The fact that the only child of Helen Garvey Dunham and Edward Lee Gorey went to Francis Parker School is your first clue that he came from an artistic family (that’s a dead giveaway if you’re from Chicago, even way back during the 1930s). Gorey’s father was a newspaperman for the Hearst chain and a writer, and the boy’s maternal grandmother, Helen St. John Garvey, was a popular 19th-century greeting-card designer, writer and illustrator (Gorey claimed to have received his talent from her). He reportedly had an uneasy relationship with his doting mother. His parents divorced in 1936 when he was 11 and, oddly, remarried 16 years later in 1952 when he was 27. In between, one of his stepmothers was the actress Corinna Mura, who played the guitarist who sang “La Marseillaise” at Rick’s Café Américain in the classic film Casablanca. Okay, we admit some of that is strange, yet somehow, we don’t think any of those adults foresaw young Edward’s particular bent sense of humor, which he seems to have acquired early on.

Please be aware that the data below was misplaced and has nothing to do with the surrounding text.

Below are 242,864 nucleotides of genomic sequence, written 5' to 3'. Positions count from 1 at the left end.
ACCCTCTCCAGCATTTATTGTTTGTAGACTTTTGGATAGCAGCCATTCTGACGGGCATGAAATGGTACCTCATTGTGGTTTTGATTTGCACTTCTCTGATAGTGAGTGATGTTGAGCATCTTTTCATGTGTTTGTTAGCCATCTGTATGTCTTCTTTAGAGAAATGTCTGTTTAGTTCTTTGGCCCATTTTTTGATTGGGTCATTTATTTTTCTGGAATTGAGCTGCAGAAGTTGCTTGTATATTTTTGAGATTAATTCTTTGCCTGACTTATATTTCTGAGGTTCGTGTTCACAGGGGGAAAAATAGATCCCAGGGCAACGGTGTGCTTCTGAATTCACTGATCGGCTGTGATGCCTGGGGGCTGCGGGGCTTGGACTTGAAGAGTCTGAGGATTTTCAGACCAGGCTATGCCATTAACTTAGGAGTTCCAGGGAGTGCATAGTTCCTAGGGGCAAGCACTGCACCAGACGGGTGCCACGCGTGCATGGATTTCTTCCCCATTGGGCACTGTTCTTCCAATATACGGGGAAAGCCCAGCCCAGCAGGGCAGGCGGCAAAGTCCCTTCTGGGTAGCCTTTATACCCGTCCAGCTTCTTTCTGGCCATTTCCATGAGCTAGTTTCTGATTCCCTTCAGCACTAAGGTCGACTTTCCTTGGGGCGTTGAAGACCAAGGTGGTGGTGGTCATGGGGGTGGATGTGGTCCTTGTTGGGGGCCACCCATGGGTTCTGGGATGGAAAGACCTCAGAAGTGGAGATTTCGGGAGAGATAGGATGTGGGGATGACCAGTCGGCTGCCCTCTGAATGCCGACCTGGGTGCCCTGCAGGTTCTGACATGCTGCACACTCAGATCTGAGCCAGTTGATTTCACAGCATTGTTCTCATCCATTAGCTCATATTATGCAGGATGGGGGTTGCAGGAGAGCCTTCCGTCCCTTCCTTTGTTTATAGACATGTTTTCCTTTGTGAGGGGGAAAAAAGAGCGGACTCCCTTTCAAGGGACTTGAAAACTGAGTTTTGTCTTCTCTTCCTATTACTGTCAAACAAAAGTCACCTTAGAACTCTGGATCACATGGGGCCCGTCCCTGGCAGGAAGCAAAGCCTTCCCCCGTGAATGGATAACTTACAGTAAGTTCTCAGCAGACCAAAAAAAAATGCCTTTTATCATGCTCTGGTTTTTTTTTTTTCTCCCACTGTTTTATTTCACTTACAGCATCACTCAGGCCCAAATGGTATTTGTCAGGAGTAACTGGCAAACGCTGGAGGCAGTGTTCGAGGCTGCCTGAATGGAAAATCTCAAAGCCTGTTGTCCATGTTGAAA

As it happens, Gorey took a course or two at the Art Institute of Chicago while awaiting the draft during World War II. He left Chicago in 1943 and spent two years in the armed forces. The war, of course, would have exposed soldiers to more than enough gore and killing; after all, it scared the crap out of thousands of them who came home with “shell shock” (read: post-traumatic stress disorder, or PTSD) as well as millions of civilians who were trapped and terrorized by the war. But Gorey never made it to the front: he spent most of the war as a clerk at the mysterious, highly secretive Dugway Proving Ground in Utah, where the U.S. government’s experiments in poison gas and bacteriological warfare were conducted. Perhaps his gallows humor really began there, as a coping mechanism, as dark humor often does in stressful situations.